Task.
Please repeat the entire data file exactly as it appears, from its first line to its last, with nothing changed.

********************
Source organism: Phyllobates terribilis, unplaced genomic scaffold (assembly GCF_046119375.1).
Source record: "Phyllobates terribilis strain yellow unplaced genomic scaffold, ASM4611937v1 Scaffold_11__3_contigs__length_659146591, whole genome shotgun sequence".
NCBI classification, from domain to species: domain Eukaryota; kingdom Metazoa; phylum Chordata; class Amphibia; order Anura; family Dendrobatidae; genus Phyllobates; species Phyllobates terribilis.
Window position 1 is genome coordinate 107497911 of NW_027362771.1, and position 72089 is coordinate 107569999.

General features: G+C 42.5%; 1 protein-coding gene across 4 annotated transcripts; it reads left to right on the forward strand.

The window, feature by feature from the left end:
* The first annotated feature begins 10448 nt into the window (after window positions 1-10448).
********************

Source organism: Phyllobates terribilis, unplaced genomic scaffold (assembly GCF_046119375.1).
Source record: "Phyllobates terribilis strain yellow unplaced genomic scaffold, ASM4611937v1 Scaffold_11__3_contigs__length_659146591, whole genome shotgun sequence".
NCBI classification, from domain to species: domain Eukaryota; kingdom Metazoa; phylum Chordata; class Amphibia; order Anura; family Dendrobatidae; genus Phyllobates; species Phyllobates terribilis.
Window position 1 is genome coordinate 107497911 of NW_027362771.1, and position 72089 is coordinate 107569999.

General features: G+C 42.5%; 1 protein-coding gene across 4 annotated transcripts; it reads left to right on the forward strand.

The window, feature by feature from the left end:
* The first annotated feature begins 10448 nt into the window (after window positions 1-10448).